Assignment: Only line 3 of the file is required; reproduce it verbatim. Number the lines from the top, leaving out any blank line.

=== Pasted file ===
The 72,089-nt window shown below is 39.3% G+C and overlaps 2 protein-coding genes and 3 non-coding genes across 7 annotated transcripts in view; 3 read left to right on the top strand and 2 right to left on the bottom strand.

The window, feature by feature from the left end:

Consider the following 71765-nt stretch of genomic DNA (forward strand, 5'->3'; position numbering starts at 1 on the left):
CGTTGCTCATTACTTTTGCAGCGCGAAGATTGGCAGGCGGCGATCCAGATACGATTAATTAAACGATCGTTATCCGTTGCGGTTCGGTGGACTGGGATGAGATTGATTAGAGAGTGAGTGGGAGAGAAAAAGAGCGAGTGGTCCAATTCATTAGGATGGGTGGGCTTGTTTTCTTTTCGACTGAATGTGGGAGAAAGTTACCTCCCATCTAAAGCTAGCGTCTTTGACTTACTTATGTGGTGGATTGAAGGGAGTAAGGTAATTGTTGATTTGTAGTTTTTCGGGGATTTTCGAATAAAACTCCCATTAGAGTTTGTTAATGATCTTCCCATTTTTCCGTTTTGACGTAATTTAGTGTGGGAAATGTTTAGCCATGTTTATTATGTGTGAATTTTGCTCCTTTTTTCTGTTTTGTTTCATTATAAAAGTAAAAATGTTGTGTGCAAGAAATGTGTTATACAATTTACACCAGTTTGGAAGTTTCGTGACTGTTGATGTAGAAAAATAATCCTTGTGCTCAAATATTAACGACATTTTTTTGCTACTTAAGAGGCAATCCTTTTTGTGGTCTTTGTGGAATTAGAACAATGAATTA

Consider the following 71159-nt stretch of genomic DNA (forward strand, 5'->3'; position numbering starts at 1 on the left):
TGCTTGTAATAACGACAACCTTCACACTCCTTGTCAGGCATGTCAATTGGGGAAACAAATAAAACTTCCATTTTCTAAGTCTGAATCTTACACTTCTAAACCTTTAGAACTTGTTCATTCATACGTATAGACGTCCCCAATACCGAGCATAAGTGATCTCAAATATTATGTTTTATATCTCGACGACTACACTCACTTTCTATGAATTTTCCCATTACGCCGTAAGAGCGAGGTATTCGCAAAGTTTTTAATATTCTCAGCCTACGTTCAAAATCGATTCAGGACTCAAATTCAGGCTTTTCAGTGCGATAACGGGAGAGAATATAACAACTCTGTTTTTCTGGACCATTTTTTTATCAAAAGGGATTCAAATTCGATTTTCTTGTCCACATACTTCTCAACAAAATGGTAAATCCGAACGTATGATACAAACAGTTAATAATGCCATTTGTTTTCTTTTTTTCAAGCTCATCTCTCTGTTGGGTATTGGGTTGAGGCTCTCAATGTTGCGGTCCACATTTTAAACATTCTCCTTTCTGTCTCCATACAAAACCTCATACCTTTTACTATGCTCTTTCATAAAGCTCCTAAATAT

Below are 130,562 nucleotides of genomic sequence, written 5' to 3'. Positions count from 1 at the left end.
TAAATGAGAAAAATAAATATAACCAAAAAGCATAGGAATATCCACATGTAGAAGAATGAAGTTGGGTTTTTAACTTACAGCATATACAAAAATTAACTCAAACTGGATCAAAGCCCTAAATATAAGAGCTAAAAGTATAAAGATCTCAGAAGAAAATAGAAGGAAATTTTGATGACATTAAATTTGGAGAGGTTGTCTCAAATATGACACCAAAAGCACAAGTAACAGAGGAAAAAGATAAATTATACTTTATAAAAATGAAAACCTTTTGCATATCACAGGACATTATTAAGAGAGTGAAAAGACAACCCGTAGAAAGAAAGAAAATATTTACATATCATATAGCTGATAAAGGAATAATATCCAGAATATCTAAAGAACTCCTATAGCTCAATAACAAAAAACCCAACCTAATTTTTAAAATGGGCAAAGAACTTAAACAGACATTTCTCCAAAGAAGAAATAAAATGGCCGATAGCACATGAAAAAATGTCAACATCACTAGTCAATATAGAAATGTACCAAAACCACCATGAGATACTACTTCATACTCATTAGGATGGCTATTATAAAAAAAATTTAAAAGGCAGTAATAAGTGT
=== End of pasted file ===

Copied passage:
Consider the following 71765-nt stretch of genomic DNA (forward strand, 5'->3'; position numbering starts at 1 on the left):